Police: Man who urinated on floor of BNA re-arrested for throwing rock off bridge.  A man who was arrested for exposing himself and urinating on the floor at Nashville International Airport was re-arrested hours later for throwing rocks off the I-40 Jefferson Street bridge.  According to Metro Police, 56-year-old Eliezer Nieves Gonzalez was originally at the Southwest Airlines baggage office on Monday around 4 p.m. exposing himself and urinating in front of passengers near the baggage belt.  Officers noticed a large amount of urine on the wall and floor.  Gonzalez was found with urine on his hands and pants, and he admitted to investigators to urinating on the floor, saying it was okay to do so in Puerto Rico so he thought he could do it here.

Shocking scene as American Airlines passenger tries smoking weed mid-flight causing emergency landing.  The shocking moment is captured as a passenger on an American Airlines flight from Phoenix to Minneapolis on Saturday (September 20) forces an emergency landing in Denver after he decided to attempt to smoke marijuana mid-flight.  The dreadlocked man is seen here trying to spark a joint while shocked onlookers and flight crew intervene.

Climate Activists Try to Shut Down Heathrow by Flying Drones in Front of Passenger Planes.  Brain-dead climate activists came up with the scathingly brilliant scheme of protesting against airplanes at Heathrow Airport by flying drones in front of passenger planes to prevent them from taking off or landing.  I guess the climate activists got it in their heads that making airplanes crash would be an excellent way to reduce the world's carbon footprint.  Fortunately, British police foiled their plan by jamming drone frequencies.  Several nutcases were arrested and, for the moment, plane passengers have been spared the ordeal of being grounded by idiots who think threatening to kill people is a legitimate way of battling global warming.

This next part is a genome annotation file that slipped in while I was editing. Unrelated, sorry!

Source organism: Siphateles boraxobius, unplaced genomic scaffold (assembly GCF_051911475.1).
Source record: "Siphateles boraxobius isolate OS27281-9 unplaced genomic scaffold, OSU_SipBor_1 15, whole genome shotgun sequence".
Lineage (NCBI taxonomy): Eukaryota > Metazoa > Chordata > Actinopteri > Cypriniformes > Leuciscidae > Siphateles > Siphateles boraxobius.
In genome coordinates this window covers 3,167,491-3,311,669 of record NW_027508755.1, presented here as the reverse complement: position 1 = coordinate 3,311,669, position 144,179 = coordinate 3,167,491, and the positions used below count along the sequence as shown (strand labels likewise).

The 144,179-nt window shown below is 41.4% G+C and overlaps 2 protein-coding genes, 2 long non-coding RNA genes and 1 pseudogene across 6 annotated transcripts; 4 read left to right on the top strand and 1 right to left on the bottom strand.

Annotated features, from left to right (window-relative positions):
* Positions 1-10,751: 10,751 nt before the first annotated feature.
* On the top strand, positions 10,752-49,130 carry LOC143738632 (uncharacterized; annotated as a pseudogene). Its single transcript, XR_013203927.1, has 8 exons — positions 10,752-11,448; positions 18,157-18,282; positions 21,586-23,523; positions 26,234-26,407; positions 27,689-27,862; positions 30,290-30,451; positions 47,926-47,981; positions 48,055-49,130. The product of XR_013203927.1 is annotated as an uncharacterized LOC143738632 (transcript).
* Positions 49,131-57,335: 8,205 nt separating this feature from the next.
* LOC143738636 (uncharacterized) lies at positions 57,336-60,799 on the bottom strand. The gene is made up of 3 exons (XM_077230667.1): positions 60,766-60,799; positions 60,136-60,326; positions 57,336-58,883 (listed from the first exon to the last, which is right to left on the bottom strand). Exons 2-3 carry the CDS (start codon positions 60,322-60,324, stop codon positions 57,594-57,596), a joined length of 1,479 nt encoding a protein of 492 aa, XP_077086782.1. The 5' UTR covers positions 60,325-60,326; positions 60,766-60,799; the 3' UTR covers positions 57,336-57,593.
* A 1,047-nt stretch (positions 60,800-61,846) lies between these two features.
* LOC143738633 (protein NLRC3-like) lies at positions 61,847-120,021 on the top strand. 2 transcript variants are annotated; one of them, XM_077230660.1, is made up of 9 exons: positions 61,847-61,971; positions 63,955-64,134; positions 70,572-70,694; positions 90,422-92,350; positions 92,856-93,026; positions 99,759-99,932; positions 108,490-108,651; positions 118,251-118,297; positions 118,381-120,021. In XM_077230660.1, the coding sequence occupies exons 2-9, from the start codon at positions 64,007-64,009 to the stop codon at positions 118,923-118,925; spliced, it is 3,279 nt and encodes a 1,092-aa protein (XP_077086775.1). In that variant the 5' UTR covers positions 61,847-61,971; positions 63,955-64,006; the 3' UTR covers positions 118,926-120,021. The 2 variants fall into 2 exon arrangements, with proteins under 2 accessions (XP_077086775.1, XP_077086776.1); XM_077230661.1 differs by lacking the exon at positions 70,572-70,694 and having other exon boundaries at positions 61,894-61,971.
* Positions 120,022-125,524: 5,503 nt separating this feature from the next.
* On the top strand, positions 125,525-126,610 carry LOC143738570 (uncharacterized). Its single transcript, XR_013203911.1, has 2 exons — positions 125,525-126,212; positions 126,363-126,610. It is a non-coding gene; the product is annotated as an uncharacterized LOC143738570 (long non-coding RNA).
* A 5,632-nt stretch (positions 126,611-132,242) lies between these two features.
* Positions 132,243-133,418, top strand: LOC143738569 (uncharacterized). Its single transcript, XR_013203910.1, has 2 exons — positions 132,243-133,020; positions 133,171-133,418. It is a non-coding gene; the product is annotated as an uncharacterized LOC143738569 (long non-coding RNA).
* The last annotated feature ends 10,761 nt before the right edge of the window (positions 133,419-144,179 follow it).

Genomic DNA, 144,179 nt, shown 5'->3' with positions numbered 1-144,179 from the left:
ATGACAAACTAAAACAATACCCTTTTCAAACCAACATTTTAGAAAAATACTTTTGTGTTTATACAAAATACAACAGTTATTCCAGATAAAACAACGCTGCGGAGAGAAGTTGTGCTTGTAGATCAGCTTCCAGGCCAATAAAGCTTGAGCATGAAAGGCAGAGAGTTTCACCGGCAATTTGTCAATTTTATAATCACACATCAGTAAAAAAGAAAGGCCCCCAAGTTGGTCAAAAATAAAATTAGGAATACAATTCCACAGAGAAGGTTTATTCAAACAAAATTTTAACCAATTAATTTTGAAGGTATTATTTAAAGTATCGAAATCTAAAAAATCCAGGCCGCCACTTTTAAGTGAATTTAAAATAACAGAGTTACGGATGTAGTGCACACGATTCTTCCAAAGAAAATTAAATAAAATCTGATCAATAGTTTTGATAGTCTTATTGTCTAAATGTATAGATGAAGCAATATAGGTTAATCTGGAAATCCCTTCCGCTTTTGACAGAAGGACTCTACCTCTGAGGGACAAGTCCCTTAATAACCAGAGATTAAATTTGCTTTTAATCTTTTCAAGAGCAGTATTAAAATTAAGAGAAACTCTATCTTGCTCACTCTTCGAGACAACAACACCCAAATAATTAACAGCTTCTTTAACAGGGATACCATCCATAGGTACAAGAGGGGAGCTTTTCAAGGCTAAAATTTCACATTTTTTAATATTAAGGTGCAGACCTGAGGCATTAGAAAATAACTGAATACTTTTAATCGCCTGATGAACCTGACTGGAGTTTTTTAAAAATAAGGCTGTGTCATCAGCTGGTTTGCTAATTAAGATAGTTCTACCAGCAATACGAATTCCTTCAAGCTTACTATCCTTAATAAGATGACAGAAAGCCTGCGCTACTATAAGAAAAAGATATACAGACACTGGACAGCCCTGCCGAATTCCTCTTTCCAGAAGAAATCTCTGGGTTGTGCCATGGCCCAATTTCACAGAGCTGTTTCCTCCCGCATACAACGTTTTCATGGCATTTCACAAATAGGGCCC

Family Alleges Alaska Airlines Deserted Teen Daughter at SFO.  A North Carolina family is seeking a full refund from Alaska Airlines after it claims the carrier "abandoned" their unaccompanied 13-year old daughter, who was traveling alone from Raleigh, N.C. to Spokane, Wash.

Muslim blocks aisle to pray on plane, punches flight attendant, resists arrest while screaming "Allahu akbar".  Somehow his peaceful religion of peace prayer didn't leave him feeling kind and magnanimous toward the Infidels.  That most learned of imams, Pope Francis, needs to find this man and explain to him how "authentic Islam and the proper reading of the Koran are opposed to every form of violence."

Air Transavia France Steward takes a punch.  Man praying on the plane gets up and punches Steward.  [Video clip]

Hong Kong Cancels All Remaining Monday Flights as Protesters Swarm Airport.  Hong Kong airport authorities canceled remaining flights on Monday after protesters swarmed the main terminal building for a fourth day, the biggest disruption yet to the city's economy since demonstrations began in early June.  Thousands of black-clad protesters on Monday packed the arrival area, where they had gathered for a three-day sit-in that was originally planned to end last night.

Drunk flight attendant busted after passing out for [an] entire trip.  A boozed-up flight attendant was busted in Indiana after passengers saw her stumbling all over the cabin — and then passing out in her seat for the entire flight, according to new reports.  Julianne March, 49, of Waukesha, Wis. was charged Thursday [8/8/2019] by St. Joseph's County prosecutors in connection to an Aug. 2 incident on a flight from Chicago to South Bend, The South Bend Tribune reported.